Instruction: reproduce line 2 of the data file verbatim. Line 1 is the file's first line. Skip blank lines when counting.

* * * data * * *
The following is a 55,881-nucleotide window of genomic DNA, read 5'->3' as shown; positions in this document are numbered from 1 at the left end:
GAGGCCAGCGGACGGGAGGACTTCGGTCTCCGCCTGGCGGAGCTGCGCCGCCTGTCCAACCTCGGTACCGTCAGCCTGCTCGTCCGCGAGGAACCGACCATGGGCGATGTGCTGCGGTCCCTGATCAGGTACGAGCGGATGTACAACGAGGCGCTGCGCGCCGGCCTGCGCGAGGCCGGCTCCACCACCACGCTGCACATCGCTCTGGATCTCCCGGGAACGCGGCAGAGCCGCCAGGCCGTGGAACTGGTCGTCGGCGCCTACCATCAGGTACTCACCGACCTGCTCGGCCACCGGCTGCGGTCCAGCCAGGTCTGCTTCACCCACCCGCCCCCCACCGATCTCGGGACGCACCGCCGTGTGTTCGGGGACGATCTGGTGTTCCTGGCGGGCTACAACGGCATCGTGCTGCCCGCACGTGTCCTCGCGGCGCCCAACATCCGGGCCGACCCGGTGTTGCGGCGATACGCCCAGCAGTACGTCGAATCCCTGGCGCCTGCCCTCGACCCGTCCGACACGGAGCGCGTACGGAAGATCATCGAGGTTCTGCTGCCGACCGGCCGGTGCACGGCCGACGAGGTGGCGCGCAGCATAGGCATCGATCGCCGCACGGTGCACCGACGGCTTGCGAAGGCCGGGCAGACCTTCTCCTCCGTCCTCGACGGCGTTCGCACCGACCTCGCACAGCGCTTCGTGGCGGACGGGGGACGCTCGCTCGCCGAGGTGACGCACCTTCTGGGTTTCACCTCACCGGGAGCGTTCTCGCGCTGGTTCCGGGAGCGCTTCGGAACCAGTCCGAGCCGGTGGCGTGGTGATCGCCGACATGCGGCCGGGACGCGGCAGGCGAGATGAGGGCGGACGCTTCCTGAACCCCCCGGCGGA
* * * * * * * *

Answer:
GAGGCCAGCGGACGGGAGGACTTCGGTCTCCGCCTGGCGGAGCTGCGCCGCCTGTCCAACCTCGGTACCGTCAGCCTGCTCGTCCGCGAGGAACCGACCATGGGCGATGTGCTGCGGTCCCTGATCAGGTACGAGCGGATGTACAACGAGGCGCTGCGCGCCGGCCTGCGCGAGGCCGGCTCCACCACCACGCTGCACATCGCTCTGGATCTCCCGGGAACGCGGCAGAGCCGCCAGGCCGTGGAACTGGTCGTCGGCGCCTACCATCAGGTACTCACCGACCTGCTCGGCCACCGGCTGCGGTCCAGCCAGGTCTGCTTCACCCACCCGCCCCCCACCGATCTCGGGACGCACCGCCGTGTGTTCGGGGACGATCTGGTGTTCCTGGCGGGCTACAACGGCATCGTGCTGCCCGCACGTGTCCTCGCGGCGCCCAACATCCGGGCCGACCCGGTGTTGCGGCGATACGCCCAGCAGTACGTCGAATCCCTGGCGCCTGCCCTCGACCCGTCCGACACGGAGCGCGTACGGAAGATCATCGAGGTTCTGCTGCCGACCGGCCGGTGCACGGCCGACGAGGTGGCGCGCAGCATAGGCATCGATCGCCGCACGGTGCACCGACGGCTTGCGAAGGCCGGGCAGACCTTCTCCTCCGTCCTCGACGGCGTTCGCACCGACCTCGCACAGCGCTTCGTGGCGGACGGGGGACGCTCGCTCGCCGAGGTGACGCACCTTCTGGGTTTCACCTCACCGGGAGCGTTCTCGCGCTGGTTCCGGGAGCGCTTCGGAACCAGTCCGAGCCGGTGGCGTGGTGATCGCCGACATGCGGCCGGGACGCGGCAGGCGAGATGAGGGCGGACGCTTCCTGAACCCCCCGGCGGA